The Colorado River, recently named America’s most endangered river, supports millions of people in the American Southwest and northwest Mexico and helps irrigate millions of acres of land. Yet demands on the river already exceed the river’s average supply, a situation that is projected to get worse in coming years as climate change reduces runoff at the same time that fast-growing southwest cities demand more water. Irrigated agriculture currently consumes more than 70% of the water supply within the Colorado River basin, making it critical for more efficient water use.
For the first time, new research from the Pacific Institute describes the extent of irrigated agriculture throughout the seven Colorado River basin states and two additional states in Mexico, the types of crops grown, and the amount of water used to grow these crops. In addition, the new report – Water to Supply the Land: Irrigated Agriculture in the Colorado River Basin – compares several agricultural management scenarios and the potential water savings and costs associated with each. Importantly, none of the scenarios remove agricultural land from production.
More than 90% of pasture and cropland in the 256,000-square-mile Colorado River Basin requires irrigation, with about 60% of the irrigated acreage devoted to pasture, alfalfa, and other forage crops used to feed cattle and horses. These forage crops consume about 5 million acre-feet per year, equivalent to a third of the river’s annual flow. Employing innovative irrigation techniques more strategically and in more places – techniques that many farmers are already using – can help ensure agriculture in the basin states continues in the face of rising demand and climate change’s projected impact on supply.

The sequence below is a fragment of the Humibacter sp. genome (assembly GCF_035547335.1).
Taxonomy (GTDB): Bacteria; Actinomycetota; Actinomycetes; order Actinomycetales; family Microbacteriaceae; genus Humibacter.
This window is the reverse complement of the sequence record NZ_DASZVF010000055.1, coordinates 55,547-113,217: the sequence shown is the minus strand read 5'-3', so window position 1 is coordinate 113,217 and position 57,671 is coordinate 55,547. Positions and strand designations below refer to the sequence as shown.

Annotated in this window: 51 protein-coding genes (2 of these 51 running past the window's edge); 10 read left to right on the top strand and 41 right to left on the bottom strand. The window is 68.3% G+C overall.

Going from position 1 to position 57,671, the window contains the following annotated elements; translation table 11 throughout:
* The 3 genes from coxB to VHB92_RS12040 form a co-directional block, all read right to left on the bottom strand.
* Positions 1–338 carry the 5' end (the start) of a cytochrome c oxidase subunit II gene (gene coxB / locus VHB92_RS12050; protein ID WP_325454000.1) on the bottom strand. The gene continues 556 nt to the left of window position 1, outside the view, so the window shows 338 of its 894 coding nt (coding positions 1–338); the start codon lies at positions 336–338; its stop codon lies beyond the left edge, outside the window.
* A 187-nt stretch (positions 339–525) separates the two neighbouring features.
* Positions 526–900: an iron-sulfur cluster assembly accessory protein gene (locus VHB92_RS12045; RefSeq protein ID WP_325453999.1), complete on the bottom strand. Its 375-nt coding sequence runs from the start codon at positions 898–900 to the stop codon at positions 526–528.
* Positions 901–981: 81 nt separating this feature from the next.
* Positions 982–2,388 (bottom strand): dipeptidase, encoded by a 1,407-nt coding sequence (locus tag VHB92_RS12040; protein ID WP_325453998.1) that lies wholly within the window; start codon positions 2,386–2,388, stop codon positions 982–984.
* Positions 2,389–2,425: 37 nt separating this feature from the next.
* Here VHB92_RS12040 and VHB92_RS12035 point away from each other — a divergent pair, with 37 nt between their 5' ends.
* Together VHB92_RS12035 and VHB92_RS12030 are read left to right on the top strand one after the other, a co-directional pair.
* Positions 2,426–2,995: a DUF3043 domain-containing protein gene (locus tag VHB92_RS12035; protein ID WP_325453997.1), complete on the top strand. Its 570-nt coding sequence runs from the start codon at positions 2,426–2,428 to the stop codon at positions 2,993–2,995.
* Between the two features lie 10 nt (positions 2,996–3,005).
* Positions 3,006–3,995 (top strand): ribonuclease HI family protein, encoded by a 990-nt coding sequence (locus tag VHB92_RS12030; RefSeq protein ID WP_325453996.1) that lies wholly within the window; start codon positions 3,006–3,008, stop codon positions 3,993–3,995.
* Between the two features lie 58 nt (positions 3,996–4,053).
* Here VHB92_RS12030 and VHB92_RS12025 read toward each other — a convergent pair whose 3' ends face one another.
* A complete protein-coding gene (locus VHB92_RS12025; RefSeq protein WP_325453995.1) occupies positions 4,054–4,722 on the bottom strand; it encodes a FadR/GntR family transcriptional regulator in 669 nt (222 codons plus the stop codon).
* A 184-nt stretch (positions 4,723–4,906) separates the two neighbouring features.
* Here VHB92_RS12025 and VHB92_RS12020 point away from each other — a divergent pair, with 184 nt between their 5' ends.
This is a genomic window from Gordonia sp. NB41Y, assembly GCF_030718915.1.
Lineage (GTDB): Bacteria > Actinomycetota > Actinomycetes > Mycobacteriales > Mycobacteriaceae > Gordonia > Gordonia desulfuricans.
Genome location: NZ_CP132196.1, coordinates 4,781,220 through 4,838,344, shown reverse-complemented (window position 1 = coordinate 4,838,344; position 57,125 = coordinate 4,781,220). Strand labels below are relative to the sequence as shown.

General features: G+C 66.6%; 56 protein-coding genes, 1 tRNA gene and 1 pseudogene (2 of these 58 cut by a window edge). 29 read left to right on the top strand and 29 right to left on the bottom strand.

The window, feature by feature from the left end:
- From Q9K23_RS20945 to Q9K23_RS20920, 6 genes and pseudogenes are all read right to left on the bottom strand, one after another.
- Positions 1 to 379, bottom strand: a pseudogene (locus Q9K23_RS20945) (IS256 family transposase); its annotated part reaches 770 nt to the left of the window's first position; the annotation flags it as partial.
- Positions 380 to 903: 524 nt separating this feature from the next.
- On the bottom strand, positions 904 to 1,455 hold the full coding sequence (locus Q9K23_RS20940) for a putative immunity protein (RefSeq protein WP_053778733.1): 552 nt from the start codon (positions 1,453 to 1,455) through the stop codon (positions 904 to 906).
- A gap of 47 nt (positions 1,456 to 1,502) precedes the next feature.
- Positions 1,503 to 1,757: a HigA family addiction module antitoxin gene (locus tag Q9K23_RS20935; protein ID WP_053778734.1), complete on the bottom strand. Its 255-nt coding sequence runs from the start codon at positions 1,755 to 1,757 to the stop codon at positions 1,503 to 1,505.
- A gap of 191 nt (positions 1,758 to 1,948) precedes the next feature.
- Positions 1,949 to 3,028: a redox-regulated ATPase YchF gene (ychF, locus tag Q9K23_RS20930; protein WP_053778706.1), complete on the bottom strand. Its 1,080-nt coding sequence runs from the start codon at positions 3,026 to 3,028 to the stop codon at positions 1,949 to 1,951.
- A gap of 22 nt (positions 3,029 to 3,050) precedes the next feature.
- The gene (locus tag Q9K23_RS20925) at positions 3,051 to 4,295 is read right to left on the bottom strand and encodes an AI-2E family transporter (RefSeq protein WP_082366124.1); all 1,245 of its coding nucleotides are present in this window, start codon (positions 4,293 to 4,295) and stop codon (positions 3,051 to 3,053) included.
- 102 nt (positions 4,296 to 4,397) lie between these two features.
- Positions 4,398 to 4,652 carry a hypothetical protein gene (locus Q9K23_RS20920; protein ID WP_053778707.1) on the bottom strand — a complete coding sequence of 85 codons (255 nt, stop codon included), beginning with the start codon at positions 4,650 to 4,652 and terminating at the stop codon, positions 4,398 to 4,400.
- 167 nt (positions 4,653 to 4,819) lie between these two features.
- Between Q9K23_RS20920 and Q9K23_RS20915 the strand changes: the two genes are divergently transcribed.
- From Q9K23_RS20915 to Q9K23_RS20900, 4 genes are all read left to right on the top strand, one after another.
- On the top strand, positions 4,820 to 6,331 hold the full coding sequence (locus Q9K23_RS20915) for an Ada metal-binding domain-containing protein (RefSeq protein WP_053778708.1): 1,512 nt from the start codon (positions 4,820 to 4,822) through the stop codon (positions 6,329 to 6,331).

Modeling a series of agricultural water management conservation strategies – including regulated deficit irrigation, crop shifting, and advanced irrigation technologies – the Pacific Institute compared potential water savings and costs associated with individual scenarios. The analysis shows considerable water savings are possible. For example, almost a million acre-feet of water may be generated by irrigating alfalfa less often (a practice known as “regulated deficit irrigation”) throughout the basin in the U.S., at an estimated base cost of approximately $81 per acre-foot.
Other scenarios, such as shifting to less water-intensive crops, also yield impressive water savings with relatively low costs and without reducing the total amount of irrigated acreage in the basin. For example, replacing about 10% of the basin’s irrigated alfalfa acreage with cotton and wheat could save about 250,000 acre-feet of consumptive water use each year, with estimated base costs of less than $40 per acre-foot. Total reductions in water withdrawals and applied water would be even greater.